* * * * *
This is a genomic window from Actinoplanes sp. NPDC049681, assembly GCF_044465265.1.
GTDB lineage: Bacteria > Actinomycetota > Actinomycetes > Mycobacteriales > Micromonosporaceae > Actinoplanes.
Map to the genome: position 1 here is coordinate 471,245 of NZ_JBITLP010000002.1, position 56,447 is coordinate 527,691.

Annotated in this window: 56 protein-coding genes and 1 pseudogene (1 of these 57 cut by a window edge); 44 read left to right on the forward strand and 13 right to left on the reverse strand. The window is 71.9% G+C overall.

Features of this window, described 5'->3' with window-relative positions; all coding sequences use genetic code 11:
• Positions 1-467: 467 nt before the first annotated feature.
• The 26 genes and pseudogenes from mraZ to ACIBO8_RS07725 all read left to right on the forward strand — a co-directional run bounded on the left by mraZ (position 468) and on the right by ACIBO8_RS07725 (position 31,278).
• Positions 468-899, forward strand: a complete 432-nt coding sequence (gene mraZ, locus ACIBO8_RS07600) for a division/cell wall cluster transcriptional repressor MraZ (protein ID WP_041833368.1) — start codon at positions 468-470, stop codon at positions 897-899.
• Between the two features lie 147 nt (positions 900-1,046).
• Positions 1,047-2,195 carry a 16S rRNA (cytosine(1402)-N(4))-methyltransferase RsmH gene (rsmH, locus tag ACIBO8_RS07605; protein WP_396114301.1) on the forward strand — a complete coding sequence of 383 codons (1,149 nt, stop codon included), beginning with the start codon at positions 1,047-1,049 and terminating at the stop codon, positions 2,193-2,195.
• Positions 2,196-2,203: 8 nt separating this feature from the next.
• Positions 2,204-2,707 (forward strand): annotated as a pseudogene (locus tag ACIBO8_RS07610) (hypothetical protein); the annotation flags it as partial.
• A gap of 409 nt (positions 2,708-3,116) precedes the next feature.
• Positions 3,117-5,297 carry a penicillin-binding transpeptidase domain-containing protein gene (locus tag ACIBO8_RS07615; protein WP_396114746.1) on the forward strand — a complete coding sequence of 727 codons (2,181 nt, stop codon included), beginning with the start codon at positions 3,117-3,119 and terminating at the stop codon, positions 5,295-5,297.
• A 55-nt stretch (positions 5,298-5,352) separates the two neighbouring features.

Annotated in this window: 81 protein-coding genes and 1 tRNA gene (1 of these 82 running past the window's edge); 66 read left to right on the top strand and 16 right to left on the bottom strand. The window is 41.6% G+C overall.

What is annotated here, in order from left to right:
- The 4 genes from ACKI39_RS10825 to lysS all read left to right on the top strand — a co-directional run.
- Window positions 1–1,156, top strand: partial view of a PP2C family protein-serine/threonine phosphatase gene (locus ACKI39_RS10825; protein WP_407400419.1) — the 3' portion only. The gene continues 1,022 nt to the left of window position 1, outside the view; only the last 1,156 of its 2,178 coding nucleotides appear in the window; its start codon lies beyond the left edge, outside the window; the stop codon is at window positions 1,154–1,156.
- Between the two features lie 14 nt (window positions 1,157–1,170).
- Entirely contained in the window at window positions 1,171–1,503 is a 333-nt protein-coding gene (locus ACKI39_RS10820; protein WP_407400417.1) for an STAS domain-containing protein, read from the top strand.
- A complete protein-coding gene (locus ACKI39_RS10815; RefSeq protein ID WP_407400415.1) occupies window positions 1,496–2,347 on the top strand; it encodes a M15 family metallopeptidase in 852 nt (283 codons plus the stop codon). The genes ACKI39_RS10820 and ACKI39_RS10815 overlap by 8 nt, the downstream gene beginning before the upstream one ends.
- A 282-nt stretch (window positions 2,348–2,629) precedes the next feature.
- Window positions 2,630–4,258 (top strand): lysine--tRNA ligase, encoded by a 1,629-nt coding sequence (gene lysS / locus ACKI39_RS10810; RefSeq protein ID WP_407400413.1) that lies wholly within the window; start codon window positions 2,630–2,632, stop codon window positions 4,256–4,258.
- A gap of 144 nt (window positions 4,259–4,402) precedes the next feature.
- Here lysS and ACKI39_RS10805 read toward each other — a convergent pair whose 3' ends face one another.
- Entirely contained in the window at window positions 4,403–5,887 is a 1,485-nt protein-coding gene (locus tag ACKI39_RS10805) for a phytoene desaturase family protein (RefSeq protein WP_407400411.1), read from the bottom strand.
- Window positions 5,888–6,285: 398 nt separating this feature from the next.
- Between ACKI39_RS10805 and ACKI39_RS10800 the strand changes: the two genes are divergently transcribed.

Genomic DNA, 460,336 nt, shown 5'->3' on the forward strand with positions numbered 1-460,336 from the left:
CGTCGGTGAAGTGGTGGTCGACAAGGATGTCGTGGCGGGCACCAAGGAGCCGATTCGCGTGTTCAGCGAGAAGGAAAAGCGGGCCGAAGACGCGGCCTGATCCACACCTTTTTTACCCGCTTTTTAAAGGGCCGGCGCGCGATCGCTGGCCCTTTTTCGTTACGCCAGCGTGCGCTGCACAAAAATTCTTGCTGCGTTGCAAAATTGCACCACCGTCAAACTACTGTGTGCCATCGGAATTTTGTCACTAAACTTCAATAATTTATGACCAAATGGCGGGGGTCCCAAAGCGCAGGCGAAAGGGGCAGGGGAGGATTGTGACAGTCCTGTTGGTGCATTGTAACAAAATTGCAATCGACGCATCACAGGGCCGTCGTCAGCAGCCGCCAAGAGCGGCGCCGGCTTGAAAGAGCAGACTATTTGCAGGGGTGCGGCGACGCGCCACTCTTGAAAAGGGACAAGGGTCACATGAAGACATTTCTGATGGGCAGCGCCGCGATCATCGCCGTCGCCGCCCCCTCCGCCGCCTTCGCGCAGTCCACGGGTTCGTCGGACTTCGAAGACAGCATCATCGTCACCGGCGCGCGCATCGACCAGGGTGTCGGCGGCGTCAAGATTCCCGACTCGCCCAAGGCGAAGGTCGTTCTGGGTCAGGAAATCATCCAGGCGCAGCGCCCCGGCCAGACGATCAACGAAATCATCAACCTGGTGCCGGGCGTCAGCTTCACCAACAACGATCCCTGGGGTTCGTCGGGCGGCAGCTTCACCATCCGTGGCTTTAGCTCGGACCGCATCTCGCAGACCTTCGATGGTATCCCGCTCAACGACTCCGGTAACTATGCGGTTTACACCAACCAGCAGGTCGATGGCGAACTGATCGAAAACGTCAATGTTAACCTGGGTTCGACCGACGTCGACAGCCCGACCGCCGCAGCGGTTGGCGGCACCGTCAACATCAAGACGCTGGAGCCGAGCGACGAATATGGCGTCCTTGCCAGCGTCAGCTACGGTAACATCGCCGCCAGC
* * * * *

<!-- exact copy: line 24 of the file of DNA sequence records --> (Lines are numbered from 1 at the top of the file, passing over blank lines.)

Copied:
- Window positions 2,630–4,258 (top strand): lysine--tRNA ligase, encoded by a 1,629-nt coding sequence (gene lysS / locus ACKI39_RS10810; RefSeq protein ID WP_407400413.1) that lies wholly within the window; start codon window positions 2,630–2,632, stop codon window positions 4,256–4,258.